These Meyer lemons are straight off my mother's tree and I am astounded by not just how many lemons we are getting this year but by the size - consider this next photo
The one at the front is your usual sized lemon, the one at the back is almost grapefruit sized! I'm certainly not going to complain about the crop especially since I just love Meyer lemons - though whether they are a real lemon or a cross between a lemon and something like an orange or mandarin is a matter of debate.
I prefer the Meyer as they aren't as acidic or bitter as a regular lemon, though they still have a very pleasant tang to them.
Naturally, these Meyer lemons are finding their way into many of my recipes such as Lemon Poppy Seed Loaf, Lemon Delicious, Queen of Puddings and Lemon Curd - even the Ginger and Lemon Barley Water is making a reappearance.
The dish I'll be making today is a bit like a marmalade but without many of the complications - it isn't cooked as long, the lemon slices aren't soaked overnight as you would in a traditional marmalade and I won't be using any muslin bags filled with lemon seeds. There is simply three ingredients - lemons, water and sugar - and the application of heat over time.
My Meyer Marmalade
This is the formula I use - it is based on a simple syrup which is 1 part water to 1 part white sugar. You can increase the level of sugar if you feel the marmalade is not sweet enough but I would not recommend going lower.
The amount of water used is dependant on the quantity of lemons used.
Top and tail the lemons and then slice them very finely - if you find it difficult to finely slice through the whole lemon, you can halve the lemon to form semi-circles. Discard any seeds you find.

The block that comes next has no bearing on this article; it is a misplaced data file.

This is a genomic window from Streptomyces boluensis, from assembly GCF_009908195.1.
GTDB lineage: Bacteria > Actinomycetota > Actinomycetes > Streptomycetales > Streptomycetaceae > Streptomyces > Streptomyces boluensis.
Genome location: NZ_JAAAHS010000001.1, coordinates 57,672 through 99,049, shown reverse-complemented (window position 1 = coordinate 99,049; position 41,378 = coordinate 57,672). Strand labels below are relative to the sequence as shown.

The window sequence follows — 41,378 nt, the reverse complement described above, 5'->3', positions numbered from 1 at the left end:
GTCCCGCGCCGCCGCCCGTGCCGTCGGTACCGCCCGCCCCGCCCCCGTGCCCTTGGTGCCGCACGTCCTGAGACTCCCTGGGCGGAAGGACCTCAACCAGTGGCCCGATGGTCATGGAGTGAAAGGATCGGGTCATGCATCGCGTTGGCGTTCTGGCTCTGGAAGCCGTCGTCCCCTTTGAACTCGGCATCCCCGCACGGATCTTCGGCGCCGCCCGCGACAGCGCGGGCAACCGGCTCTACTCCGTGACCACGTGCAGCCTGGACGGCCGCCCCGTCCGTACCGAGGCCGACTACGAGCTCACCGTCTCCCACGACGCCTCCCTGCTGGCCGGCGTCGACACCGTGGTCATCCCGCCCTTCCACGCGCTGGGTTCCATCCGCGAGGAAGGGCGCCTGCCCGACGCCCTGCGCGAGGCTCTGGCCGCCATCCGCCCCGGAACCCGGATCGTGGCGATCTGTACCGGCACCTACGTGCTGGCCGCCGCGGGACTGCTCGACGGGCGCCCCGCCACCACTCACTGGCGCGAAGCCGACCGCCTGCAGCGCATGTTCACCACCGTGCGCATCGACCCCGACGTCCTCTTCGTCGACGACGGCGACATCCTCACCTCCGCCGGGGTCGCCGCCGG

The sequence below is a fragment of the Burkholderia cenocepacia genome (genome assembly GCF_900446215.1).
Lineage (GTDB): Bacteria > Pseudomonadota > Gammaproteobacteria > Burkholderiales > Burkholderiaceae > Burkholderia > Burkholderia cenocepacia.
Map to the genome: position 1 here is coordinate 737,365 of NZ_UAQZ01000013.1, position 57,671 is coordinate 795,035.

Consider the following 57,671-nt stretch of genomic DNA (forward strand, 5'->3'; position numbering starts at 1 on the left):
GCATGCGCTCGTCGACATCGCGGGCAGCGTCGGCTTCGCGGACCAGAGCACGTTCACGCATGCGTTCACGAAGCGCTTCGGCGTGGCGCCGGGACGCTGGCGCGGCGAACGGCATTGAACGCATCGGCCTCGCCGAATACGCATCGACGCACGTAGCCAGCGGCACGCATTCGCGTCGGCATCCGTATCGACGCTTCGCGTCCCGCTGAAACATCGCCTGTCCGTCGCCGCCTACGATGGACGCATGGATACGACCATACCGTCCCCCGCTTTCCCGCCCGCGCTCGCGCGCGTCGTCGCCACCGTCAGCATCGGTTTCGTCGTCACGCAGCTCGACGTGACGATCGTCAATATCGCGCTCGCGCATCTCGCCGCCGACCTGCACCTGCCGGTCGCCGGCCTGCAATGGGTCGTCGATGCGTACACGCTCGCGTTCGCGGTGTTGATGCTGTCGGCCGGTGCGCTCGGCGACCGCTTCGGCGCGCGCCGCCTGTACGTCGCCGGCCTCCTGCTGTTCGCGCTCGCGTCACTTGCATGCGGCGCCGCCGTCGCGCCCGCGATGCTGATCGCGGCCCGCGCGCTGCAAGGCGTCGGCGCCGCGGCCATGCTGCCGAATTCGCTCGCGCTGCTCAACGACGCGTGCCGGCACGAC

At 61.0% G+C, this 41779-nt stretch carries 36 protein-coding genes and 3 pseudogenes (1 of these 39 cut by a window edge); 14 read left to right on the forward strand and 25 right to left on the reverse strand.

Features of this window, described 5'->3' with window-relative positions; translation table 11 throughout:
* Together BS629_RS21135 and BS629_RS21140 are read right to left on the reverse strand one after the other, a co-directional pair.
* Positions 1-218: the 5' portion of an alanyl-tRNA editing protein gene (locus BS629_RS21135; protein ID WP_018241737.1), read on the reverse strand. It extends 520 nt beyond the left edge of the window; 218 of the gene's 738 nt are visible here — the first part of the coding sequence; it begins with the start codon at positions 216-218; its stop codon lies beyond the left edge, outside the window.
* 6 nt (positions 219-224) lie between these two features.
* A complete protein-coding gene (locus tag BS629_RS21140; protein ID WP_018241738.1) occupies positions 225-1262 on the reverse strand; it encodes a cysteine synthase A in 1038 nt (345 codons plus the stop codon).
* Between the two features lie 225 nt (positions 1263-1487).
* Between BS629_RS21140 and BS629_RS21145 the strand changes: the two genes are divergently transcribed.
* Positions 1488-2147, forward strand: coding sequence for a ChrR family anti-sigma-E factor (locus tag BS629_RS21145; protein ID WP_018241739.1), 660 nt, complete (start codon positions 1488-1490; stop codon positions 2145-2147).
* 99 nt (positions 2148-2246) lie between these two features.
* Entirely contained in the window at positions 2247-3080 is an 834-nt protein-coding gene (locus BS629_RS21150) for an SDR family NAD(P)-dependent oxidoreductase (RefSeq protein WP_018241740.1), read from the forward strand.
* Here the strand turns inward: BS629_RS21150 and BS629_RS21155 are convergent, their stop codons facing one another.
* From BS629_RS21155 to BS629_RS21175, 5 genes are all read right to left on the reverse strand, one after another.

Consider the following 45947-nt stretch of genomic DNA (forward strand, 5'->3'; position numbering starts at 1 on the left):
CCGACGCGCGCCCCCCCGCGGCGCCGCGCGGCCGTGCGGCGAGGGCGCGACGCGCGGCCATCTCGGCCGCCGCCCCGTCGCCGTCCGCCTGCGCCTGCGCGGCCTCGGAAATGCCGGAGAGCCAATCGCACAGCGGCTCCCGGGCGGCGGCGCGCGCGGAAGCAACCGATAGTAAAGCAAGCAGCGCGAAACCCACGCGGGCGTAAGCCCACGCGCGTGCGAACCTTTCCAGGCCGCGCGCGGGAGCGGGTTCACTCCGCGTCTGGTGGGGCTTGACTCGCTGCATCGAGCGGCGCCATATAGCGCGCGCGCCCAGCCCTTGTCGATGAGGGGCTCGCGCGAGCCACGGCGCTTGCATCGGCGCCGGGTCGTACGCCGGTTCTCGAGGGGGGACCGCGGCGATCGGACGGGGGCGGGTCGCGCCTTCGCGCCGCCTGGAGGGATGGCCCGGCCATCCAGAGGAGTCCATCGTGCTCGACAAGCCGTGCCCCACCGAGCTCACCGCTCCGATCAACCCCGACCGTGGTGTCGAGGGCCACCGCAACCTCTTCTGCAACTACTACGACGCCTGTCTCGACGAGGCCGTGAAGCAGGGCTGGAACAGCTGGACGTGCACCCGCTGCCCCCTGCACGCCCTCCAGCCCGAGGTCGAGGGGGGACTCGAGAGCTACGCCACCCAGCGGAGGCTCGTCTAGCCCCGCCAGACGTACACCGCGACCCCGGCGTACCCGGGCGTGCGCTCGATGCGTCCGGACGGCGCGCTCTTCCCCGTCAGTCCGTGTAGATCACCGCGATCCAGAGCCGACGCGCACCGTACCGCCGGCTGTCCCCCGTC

Place your lemon slices into a bowl and then measure in water until the water just covers the lemons. If it took 2 cups of water to cover the slices - use two cups of sugar.
Strain the water covering the lemons into a saucepan along with the sugar. Place the pan over a low heat and stir until the sugar has dissolved. Tip in the lemon slices - give them a stir to make sure they are all sitting under the liquid and let the mixture barely simmer.
Continue simmering until the lemon skin and pith have softened - tasting is the only way to judge this. When they have softened, use a straining ladle to remove the lemon slices from the syrup.
Increase the heat on the syrup so that it comes to a rapid simmer and let it reduce until it is thick. Return the lemon slices back to the syrup and simmer for 5 minutes so that the lemons come back up to temperature and are well coated with the syrup.
Pour this into sterilised jars and seal. I would recommend storing this in the fridge and using it fairly quickly as it does not have the keeping qualities of a traditional marmalade.